“I’ve always thought of this image of being able to see this beautiful face as I open my eyes, with a smile and everything else around.”
It was New Year’s Eve, 2008 and Yuma Antoine Decaux was travelling in Cambodia. He was on a beach waiting to welcome the New Year, but a firework launched horizontally, right into his face. This left Yuma without
sight in both his eyes.
Yuma has been partnered with Brisbane-based artist Kate McKay to visualise his last, dearly held memory. We asked Yuma and Kate about the project and why they decided to get involved in Last Seen.
“If I can participate in helping spread awareness, education and give inspiration, I’m there in a split second. And just like anyone who had full sight before, I secretly hope to push for research into a bionic eye, since I am still young,” Yuma says.
Yuma, who is co-founder of OSeyeris, a Brisbane-based startup that creates technology that is useful to the sighted but also accessible to the blind and visually impaired, hopes that Last Seen will give him the opportunity to represent the blind community in an artistic context, and perhaps continue to form creative collaborations.
“I chose to be involved in this project as I found the concept behind the campaign really interesting and I wanted to help share Yuma’s story. Yuma’s memory is a powerful reminder of the preciousness and frailty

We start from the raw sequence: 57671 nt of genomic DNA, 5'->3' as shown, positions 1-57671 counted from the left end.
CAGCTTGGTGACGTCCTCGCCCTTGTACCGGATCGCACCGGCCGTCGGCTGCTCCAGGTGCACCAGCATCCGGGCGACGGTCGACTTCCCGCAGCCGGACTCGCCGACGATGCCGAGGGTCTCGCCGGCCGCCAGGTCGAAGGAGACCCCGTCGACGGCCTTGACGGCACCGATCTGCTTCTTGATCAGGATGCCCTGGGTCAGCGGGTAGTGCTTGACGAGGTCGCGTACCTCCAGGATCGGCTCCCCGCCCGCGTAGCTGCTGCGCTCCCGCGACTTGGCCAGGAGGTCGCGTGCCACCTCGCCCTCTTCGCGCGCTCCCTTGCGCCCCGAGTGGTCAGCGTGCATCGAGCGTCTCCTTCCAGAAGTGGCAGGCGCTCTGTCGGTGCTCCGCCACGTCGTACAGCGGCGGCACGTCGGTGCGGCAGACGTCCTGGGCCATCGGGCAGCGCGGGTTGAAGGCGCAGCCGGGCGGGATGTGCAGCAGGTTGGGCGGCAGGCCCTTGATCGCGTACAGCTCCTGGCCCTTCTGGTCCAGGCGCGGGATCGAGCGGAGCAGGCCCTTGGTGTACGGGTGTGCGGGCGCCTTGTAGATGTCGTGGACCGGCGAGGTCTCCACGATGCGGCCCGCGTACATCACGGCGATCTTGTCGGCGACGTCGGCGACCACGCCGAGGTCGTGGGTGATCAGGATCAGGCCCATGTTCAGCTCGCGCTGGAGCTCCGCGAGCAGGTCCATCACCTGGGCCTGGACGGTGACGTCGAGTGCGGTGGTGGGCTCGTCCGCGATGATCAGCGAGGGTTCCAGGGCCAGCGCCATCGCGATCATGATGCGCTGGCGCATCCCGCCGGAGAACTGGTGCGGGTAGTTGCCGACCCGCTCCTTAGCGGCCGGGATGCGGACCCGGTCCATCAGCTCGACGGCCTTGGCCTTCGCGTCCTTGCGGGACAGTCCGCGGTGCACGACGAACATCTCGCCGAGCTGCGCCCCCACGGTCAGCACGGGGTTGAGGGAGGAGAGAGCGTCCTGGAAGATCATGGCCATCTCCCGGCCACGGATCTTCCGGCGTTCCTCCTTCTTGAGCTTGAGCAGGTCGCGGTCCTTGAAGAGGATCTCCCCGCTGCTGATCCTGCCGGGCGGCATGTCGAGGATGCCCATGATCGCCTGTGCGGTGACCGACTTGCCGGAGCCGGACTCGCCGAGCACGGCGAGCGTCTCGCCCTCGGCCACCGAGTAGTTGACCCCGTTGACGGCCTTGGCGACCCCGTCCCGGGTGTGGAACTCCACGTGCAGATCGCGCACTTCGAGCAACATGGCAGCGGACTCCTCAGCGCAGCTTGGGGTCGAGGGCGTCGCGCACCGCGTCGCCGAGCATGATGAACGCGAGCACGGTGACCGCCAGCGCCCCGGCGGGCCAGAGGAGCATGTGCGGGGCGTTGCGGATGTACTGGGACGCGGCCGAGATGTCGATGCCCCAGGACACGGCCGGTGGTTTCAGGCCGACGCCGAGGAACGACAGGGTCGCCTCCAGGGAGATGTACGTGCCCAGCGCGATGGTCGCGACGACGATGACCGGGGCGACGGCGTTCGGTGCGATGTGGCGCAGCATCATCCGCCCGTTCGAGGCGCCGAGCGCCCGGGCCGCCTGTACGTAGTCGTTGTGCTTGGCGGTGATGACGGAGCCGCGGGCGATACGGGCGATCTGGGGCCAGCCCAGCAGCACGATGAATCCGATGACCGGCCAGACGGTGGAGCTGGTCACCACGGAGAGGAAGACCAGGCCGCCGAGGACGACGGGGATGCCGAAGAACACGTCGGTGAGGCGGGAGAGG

of sight, and being a part of the project has made me more
appreciative of the gift I have.” – says Kate.
Kate says the Last Seen project challenged her painting process and forced her to explore different themes. “My art practice up until recently has focused on painting surreal wilderness landscapes. These spaces often have no human presence, creating a sense of solitude and peace in nature. However for this artwork I needed to convey not only the Cambodian landscape that Yuma described in his memory, but also the derelict casino with its orange moss and the woman who is the main focal point. This required a lot more thought than I usually employ to create a composition which could successfully reflect the emotion of Yuma’s memory,” she adds.
I believe this project has profoundly inspired me as an artist and will certainly influence the way I paint. I loved working with a story and imagining how I could represent the feelings of the woman in Yuma’s memory as well as the atmosphere of the whole surreal scene. It felt like I was a director, arranging the actress, lighting and camera angles for a scene in a film. Depicting the woman’s portrait and the interior of the building was an exciting departure from my regular subject matter and I intend to explore these further in future.
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